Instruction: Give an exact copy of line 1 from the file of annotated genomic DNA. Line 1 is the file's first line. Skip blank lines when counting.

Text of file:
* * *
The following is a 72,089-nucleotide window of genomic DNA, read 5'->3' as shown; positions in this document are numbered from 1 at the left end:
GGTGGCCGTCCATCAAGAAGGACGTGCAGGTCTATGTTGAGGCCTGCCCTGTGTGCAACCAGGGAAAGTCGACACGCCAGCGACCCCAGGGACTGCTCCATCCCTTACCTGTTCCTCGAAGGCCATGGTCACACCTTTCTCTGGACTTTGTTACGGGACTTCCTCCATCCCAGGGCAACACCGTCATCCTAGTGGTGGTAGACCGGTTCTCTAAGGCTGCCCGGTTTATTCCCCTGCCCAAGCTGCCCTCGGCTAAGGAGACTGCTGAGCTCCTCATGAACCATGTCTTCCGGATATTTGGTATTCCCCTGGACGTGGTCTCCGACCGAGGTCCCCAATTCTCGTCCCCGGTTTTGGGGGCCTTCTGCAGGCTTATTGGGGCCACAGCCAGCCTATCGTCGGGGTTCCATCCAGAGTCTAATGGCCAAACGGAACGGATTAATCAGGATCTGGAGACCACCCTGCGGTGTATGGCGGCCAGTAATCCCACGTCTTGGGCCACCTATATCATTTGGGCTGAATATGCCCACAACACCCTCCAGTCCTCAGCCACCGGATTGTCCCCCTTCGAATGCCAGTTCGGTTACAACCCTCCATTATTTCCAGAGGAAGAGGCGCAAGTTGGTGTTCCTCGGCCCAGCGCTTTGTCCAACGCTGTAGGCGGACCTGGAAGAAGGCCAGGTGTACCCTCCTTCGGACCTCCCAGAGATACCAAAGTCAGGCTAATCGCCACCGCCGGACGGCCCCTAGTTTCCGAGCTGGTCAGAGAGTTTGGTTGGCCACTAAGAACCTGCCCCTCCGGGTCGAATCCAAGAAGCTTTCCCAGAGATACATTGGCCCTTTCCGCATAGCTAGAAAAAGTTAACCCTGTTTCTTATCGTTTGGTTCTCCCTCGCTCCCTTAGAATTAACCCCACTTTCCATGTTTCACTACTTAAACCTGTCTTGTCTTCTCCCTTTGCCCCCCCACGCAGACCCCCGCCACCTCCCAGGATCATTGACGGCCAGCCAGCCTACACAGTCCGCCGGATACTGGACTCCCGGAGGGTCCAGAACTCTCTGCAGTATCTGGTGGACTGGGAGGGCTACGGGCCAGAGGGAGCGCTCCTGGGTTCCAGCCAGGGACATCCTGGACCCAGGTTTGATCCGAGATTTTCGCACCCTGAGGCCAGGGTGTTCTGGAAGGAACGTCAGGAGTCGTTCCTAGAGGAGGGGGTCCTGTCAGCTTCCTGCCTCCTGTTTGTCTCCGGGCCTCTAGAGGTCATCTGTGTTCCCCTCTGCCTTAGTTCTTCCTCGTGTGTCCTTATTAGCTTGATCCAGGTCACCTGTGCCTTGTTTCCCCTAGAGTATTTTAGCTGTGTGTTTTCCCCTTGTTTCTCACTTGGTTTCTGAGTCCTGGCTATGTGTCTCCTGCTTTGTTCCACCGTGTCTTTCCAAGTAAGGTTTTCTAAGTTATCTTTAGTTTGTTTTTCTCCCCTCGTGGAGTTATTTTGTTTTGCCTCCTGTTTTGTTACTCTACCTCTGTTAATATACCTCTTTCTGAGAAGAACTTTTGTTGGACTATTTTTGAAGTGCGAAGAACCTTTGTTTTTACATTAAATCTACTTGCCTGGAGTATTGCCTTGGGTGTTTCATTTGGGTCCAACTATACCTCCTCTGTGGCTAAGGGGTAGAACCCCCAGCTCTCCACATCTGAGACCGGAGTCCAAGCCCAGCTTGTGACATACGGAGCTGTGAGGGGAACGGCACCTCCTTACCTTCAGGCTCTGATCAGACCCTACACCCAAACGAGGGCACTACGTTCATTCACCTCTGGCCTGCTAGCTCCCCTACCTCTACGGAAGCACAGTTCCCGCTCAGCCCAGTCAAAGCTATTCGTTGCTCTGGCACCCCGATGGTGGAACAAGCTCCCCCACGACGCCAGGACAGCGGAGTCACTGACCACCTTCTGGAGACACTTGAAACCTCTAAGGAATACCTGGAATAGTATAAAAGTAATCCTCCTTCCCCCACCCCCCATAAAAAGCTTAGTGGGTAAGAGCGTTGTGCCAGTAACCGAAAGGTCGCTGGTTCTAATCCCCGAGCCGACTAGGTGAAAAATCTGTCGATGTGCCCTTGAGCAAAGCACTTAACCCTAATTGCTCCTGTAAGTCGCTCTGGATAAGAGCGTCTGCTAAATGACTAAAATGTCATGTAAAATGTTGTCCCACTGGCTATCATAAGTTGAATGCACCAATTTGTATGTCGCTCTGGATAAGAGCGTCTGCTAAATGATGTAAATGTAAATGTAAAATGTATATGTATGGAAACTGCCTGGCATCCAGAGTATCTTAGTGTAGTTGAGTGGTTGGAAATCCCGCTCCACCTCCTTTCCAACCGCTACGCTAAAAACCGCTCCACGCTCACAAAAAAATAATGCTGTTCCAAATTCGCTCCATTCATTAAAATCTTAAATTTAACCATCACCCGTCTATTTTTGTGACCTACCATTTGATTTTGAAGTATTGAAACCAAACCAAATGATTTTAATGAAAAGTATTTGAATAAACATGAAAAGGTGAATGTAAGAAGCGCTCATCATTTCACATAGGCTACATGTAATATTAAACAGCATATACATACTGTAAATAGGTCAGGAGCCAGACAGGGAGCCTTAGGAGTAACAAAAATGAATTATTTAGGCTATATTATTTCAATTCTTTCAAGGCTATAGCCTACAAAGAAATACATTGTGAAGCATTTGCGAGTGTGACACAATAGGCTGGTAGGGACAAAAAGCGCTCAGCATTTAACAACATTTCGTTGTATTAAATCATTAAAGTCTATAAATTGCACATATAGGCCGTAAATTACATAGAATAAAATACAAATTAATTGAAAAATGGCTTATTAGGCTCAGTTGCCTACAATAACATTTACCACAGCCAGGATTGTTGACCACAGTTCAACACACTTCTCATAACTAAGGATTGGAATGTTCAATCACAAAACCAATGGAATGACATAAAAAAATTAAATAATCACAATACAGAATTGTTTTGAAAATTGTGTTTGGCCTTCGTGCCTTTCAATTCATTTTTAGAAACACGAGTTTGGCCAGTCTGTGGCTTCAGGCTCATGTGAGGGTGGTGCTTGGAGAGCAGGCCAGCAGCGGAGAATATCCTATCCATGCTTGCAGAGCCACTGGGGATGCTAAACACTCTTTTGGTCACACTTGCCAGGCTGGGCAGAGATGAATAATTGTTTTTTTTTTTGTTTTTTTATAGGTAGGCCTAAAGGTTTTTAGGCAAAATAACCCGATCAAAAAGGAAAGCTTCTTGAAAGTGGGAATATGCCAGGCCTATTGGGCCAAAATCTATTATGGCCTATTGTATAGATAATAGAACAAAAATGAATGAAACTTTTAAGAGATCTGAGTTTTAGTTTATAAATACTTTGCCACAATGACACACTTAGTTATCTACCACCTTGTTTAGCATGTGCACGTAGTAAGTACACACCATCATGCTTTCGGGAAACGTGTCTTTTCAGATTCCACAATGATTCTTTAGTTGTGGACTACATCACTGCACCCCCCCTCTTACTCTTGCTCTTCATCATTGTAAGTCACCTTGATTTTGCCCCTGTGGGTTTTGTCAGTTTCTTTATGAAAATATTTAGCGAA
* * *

The following is a 72,089-nucleotide window of genomic DNA, read 5'->3' as shown; positions in this document are numbered from 1 at the left end: